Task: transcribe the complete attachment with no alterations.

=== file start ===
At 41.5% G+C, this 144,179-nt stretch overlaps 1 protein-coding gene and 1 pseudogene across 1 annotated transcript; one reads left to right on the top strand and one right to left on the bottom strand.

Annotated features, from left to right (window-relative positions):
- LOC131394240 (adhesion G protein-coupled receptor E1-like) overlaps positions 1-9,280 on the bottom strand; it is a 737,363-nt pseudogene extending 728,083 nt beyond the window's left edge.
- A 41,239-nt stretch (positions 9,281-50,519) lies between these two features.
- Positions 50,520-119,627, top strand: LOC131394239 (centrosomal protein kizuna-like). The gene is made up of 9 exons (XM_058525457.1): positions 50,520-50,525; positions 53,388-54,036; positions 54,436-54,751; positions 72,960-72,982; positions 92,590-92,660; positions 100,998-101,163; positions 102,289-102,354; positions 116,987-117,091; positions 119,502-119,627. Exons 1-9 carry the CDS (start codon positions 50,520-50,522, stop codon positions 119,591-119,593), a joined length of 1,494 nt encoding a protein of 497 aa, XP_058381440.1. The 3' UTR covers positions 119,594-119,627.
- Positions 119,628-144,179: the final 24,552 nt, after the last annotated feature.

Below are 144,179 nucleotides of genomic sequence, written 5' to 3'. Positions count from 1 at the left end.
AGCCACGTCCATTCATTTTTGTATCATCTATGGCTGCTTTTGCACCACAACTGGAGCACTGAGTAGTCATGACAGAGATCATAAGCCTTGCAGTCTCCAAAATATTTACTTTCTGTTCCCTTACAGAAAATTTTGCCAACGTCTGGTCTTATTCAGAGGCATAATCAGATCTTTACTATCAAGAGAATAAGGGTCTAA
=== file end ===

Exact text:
At 41.5% G+C, this 144,179-nt stretch overlaps 1 protein-coding gene and 1 pseudogene across 1 annotated transcript; one reads left to right on the top strand and one right to left on the bottom strand.

Annotated features, from left to right (window-relative positions):
- LOC131394240 (adhesion G protein-coupled receptor E1-like) overlaps positions 1-9,280 on the bottom strand; it is a 737,363-nt pseudogene extending 728,083 nt beyond the window's left edge.
- A 41,239-nt stretch (positions 9,281-50,519) lies between these two features.
- Positions 50,520-119,627, top strand: LOC131394239 (centrosomal protein kizuna-like). The gene is made up of 9 exons (XM_058525457.1): positions 50,520-50,525; positions 53,388-54,036; positions 54,436-54,751; positions 72,960-72,982; positions 92,590-92,660; positions 100,998-101,163; positions 102,289-102,354; positions 116,987-117,091; positions 119,502-119,627. Exons 1-9 carry the CDS (start codon positions 50,520-50,522, stop codon positions 119,591-119,593), a joined length of 1,494 nt encoding a protein of 497 aa, XP_058381440.1. The 3' UTR covers positions 119,594-119,627.
- Positions 119,628-144,179: the final 24,552 nt, after the last annotated feature.

Below are 144,179 nucleotides of genomic sequence, written 5' to 3'. Positions count from 1 at the left end.
AGCCACGTCCATTCATTTTTGTATCATCTATGGCTGCTTTTGCACCACAACTGGAGCACTGAGTAGTCATGACAGAGATCATAAGCCTTGCAGTCTCCAAAATATTTACTTTCTGTTCCCTTACAGAAAATTTTGCCAACGTCTGGTCTTATTCAGAGGCATAATCAGATCTTTACTATCAAGAGAATAAGGGTCTAA